After being somewhat disappointed by the first book in the series, and after reading the reviews, I guess I had high expectations for this book. However, even though it's much better than the first one, it's still relatively slow. Stephen King is still setting up his story, and the book continues to feel like an introduction with the real action still a while away. However, it's amazingly detailed, and it's definitely a must-read for the rest of the series, since most of the main characters are introduced here.
I was expecting more out of this book, and was disappointed. I had just finished listening to "It" by Stephen King, and it was one of the best books I've heard. So I had high expectations for this first book in the Dark Tower series. However, it did not grip me as "It" did. I see this book has the lowest rating of the series, so I'm going to continue with the others, expecting them to be better. As a prologue to the rest of the series it may be OK, but as a standalone book, it falls flat.
Not good, other books such as "It" or "The Stand" are way better than this one.
The narration was a little too soft for me... it lacked emotion, I felt like the narrator was going through a text book...
It all depends on the rest of the series... I hope the other books will make up for this one!
The story about Kevin Mitnick is definitely interesting. And it's absolutely amazing (and scary!) to know how easy it is for someone with the right social skills (not even computer skills) to obtain confidential personal information from others. However, as interesting as it may be, I didn't find the story as gripping as other audiobooks. I guess I just didn't connect with the character. And the fact the author keeps reminding you every 15 minutes how brilliant and awesome he is, makes it hard to do so.
The other part I find disturbing with the book is that, even though the author was illegally accessing information and hacking into numerous systems, he doesn't seem to think there's anything wrong with it. He points out that he never profitted from his hacking (apart from probably racking up thousands of dollars in phone bills using other people's numbers), but that still does not make it right. He turned his hacking around into a consulting business, and his story into a speaking career, and you have to give him credit for that. But he didn't give me the impression he realized what he did was wrong. He just found a way to get (legally) paid for it!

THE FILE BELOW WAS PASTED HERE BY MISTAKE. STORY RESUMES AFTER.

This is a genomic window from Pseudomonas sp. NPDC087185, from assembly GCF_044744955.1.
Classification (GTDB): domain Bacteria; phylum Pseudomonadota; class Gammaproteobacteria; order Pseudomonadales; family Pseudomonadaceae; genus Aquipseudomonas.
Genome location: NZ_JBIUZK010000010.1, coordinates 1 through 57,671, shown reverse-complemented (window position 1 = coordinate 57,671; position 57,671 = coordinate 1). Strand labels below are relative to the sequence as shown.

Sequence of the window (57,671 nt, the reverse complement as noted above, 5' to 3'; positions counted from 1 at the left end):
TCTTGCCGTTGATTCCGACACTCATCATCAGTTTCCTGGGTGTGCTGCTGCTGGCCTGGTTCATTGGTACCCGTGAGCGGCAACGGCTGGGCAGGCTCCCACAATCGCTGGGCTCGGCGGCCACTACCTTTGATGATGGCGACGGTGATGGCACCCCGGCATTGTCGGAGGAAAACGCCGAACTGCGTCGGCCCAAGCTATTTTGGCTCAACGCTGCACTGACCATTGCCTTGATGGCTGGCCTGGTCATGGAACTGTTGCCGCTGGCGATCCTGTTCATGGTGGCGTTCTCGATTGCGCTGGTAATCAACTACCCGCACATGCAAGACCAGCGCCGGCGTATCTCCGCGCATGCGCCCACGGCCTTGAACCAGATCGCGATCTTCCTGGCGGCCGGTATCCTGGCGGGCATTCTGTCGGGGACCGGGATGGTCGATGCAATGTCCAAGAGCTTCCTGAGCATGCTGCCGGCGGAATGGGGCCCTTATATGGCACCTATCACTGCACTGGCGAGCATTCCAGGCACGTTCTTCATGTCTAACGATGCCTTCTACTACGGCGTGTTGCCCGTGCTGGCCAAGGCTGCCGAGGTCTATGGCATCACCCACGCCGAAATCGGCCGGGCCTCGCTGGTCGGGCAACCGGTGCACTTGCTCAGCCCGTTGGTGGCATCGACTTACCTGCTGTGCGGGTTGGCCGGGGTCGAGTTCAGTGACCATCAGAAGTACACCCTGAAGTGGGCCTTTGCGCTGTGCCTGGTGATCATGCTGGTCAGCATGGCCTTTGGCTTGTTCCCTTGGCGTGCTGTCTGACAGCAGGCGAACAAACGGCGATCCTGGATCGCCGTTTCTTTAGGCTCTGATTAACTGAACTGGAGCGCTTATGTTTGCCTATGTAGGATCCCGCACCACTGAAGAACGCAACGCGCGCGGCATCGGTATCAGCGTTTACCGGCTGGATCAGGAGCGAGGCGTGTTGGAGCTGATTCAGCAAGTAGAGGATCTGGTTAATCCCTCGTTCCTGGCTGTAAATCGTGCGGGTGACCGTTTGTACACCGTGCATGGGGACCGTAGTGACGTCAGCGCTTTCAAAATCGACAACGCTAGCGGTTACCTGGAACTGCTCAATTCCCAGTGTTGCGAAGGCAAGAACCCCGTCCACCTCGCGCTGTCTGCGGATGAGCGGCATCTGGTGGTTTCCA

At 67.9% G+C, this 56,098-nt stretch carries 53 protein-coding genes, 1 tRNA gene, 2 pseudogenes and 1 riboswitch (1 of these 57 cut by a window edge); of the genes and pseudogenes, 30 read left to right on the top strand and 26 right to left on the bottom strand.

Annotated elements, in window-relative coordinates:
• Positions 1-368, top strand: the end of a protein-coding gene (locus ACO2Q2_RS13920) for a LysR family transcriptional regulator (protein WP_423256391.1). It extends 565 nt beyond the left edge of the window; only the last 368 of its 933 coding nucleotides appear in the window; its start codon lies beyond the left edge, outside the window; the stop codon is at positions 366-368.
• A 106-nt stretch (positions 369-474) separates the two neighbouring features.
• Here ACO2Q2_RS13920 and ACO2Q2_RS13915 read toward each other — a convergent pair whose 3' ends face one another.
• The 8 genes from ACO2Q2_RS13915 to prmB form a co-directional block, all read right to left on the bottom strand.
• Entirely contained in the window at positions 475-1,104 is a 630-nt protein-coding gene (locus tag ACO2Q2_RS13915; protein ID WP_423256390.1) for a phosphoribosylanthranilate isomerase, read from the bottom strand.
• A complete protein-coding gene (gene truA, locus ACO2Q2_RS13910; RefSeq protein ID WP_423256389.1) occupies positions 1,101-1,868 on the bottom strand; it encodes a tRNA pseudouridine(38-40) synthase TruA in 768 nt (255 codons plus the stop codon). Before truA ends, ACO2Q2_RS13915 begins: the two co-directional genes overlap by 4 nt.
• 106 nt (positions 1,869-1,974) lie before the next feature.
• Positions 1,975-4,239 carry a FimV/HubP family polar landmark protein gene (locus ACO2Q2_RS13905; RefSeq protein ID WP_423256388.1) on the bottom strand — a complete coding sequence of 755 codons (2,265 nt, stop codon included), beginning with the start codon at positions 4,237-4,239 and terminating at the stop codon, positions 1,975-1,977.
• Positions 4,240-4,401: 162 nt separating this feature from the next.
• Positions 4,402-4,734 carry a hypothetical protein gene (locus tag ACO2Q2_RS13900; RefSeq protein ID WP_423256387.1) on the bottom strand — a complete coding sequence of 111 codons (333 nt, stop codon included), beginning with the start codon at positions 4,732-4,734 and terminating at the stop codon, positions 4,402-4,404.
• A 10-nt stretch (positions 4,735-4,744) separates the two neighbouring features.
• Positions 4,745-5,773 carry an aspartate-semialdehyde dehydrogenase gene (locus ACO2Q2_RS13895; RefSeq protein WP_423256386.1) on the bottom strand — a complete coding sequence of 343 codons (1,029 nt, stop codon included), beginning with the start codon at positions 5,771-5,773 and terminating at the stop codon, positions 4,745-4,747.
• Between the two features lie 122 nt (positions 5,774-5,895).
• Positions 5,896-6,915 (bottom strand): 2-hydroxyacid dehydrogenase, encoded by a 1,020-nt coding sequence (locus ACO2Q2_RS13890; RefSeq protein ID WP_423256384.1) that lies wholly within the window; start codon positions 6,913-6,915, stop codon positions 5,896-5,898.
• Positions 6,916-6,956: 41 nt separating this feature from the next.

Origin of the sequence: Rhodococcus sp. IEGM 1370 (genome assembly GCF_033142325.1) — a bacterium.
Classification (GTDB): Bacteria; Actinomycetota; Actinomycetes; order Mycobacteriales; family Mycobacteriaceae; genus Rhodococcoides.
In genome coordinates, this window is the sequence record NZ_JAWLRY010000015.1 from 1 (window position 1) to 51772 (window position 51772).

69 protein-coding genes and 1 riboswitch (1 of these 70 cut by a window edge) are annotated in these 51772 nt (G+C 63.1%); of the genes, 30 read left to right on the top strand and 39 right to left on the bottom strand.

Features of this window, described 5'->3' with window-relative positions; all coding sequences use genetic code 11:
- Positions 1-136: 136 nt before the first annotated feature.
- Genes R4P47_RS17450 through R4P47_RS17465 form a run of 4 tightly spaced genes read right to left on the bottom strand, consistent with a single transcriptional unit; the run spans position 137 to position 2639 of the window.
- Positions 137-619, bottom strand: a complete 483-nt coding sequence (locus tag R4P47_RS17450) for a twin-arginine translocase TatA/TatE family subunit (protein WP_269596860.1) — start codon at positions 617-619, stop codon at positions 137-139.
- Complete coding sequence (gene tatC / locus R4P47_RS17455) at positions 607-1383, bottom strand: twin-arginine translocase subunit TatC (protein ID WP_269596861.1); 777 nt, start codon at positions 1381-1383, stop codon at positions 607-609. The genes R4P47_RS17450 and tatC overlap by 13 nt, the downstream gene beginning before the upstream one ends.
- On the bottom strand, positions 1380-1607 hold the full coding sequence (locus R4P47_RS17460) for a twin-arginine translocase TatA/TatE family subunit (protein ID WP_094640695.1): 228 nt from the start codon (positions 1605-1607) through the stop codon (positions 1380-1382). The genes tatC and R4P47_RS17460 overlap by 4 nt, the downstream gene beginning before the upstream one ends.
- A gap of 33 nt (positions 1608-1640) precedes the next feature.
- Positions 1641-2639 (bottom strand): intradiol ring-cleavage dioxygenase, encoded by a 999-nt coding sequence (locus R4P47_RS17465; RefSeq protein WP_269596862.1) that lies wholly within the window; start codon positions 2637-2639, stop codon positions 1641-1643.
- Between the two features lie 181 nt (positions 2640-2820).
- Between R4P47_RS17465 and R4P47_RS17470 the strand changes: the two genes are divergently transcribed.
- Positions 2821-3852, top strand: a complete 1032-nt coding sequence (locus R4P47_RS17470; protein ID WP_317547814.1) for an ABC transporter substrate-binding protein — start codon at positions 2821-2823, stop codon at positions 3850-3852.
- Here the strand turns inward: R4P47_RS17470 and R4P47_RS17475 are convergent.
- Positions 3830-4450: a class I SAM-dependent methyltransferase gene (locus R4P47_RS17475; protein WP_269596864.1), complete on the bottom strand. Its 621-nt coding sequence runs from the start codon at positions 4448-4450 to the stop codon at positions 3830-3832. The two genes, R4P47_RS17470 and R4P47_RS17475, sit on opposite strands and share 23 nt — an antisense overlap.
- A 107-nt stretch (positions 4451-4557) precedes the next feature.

This book is amazing! Gripping, funny at moments, sad at others. I found myself laughing alone in my car while listening, as well as holding back tears from time to time. The performances of the narrators are superb, probably the best I have heard to date. The only complaint I have is about the ending. I'm not going to include any spoilers, but it seemed to me it was somewhat abrupt. There are storylines that, to my judgement, are lacking conlcusion. But it's definitely worth the time and money to listen to this book!
This book takes you back to the beginning of Book 4, but covering all the characters left out in the previous book. You need to pay attention, as there are more parallel stories going on than in any of the previous books. But it will definitely leave you wanting more.
After not voicing Book 4, looks like the narrator (Roy Dotrice) forgot some of the voices he had given the characters in previous readings. You are left wondering who is talking now, as you probably already have an image of each character, and the new voices don't quite fit. It wouldn't have been so hard to go back to book 3, review the acting, and continue with the voices.
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